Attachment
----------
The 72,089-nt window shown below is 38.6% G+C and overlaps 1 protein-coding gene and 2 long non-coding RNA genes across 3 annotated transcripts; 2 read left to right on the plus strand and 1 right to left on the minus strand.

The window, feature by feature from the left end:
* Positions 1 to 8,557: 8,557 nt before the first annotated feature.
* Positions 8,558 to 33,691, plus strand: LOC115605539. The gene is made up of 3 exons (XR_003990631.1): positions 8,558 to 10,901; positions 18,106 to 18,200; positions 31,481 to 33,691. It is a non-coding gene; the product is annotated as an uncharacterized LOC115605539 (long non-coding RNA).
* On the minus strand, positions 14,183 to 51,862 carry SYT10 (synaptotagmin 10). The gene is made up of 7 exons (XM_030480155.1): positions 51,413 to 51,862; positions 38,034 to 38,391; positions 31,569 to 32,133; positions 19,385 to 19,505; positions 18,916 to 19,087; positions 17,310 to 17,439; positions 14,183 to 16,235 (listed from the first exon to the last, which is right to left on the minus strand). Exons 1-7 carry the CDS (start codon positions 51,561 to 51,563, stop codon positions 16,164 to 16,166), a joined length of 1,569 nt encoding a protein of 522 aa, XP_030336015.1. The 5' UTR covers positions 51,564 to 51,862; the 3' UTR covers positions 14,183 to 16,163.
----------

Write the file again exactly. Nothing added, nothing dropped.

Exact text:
The 72,089-nt window shown below is 38.6% G+C and overlaps 1 protein-coding gene and 2 long non-coding RNA genes across 3 annotated transcripts; 2 read left to right on the plus strand and 1 right to left on the minus strand.

The window, feature by feature from the left end:
* Positions 1 to 8,557: 8,557 nt before the first annotated feature.
* Positions 8,558 to 33,691, plus strand: LOC115605539. The gene is made up of 3 exons (XR_003990631.1): positions 8,558 to 10,901; positions 18,106 to 18,200; positions 31,481 to 33,691. It is a non-coding gene; the product is annotated as an uncharacterized LOC115605539 (long non-coding RNA).
* On the minus strand, positions 14,183 to 51,862 carry SYT10 (synaptotagmin 10). The gene is made up of 7 exons (XM_030480155.1): positions 51,413 to 51,862; positions 38,034 to 38,391; positions 31,569 to 32,133; positions 19,385 to 19,505; positions 18,916 to 19,087; positions 17,310 to 17,439; positions 14,183 to 16,235 (listed from the first exon to the last, which is right to left on the minus strand). Exons 1-7 carry the CDS (start codon positions 51,561 to 51,563, stop codon positions 16,164 to 16,166), a joined length of 1,569 nt encoding a protein of 522 aa, XP_030336015.1. The 5' UTR covers positions 51,564 to 51,862; the 3' UTR covers positions 14,183 to 16,163.